The Atrocities of Yemen’s Forces

President Saleh Is Entitled to Medical Treatment, But Not Immunity

Since anti-government protests began in Yemen a year ago, President Ali Abdullah Saleh’s forces have killed and wounded hundreds of civilians. Some of the worst attacks were in the flashpoint city of Taizz.  Security forces there attacked peaceful demonstrations, stormed and shelled hospitals, evicted patients at gunpoint, beat medics, and blocked wounded protesters from receiving medical care – leaving 120 protesters and other civilians dead.

Saleh is receiving medical treatment in New York. We don’t object to Saleh, or anyone else, getting medical care. But we do object to the immunity from prosecution granted him  and his aides by Yemen’s new caretaker government for any crimes they may have committed during his 33-year rule – including last year’s violence against protesters. Governments, including the United States, should make clear that this immunity is invalid outside of Yemen.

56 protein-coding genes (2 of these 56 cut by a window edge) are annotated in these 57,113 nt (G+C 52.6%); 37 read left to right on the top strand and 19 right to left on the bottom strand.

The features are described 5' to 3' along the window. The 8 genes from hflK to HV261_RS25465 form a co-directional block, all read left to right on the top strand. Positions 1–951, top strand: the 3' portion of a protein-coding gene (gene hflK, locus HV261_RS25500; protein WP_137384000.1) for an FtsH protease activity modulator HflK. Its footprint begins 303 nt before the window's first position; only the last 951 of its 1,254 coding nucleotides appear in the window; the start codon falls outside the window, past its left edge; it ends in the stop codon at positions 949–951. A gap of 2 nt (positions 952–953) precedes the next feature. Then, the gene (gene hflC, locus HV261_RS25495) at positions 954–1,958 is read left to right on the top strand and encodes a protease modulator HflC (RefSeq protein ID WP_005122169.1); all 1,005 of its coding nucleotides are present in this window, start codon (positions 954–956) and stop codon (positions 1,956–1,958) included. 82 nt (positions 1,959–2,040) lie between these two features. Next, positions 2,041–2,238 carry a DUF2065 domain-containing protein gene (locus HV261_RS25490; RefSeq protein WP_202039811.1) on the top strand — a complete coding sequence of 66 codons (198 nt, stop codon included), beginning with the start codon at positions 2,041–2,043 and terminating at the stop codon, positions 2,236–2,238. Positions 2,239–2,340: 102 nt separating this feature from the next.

A new report, “No Safe Places,” is based on more than 170 interviews with protesters, doctors, and others who witnessed attacks by Yemen’s security forces and pro-government gangs. Witnesses to one attack said that security forces shot at protesters and threw gasoline bombs at their tents, killing 15 people, and that apparently indiscriminate shelling by troops killed dozens of civilians, including three women praying before a rally.

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Source – Human Rights Watch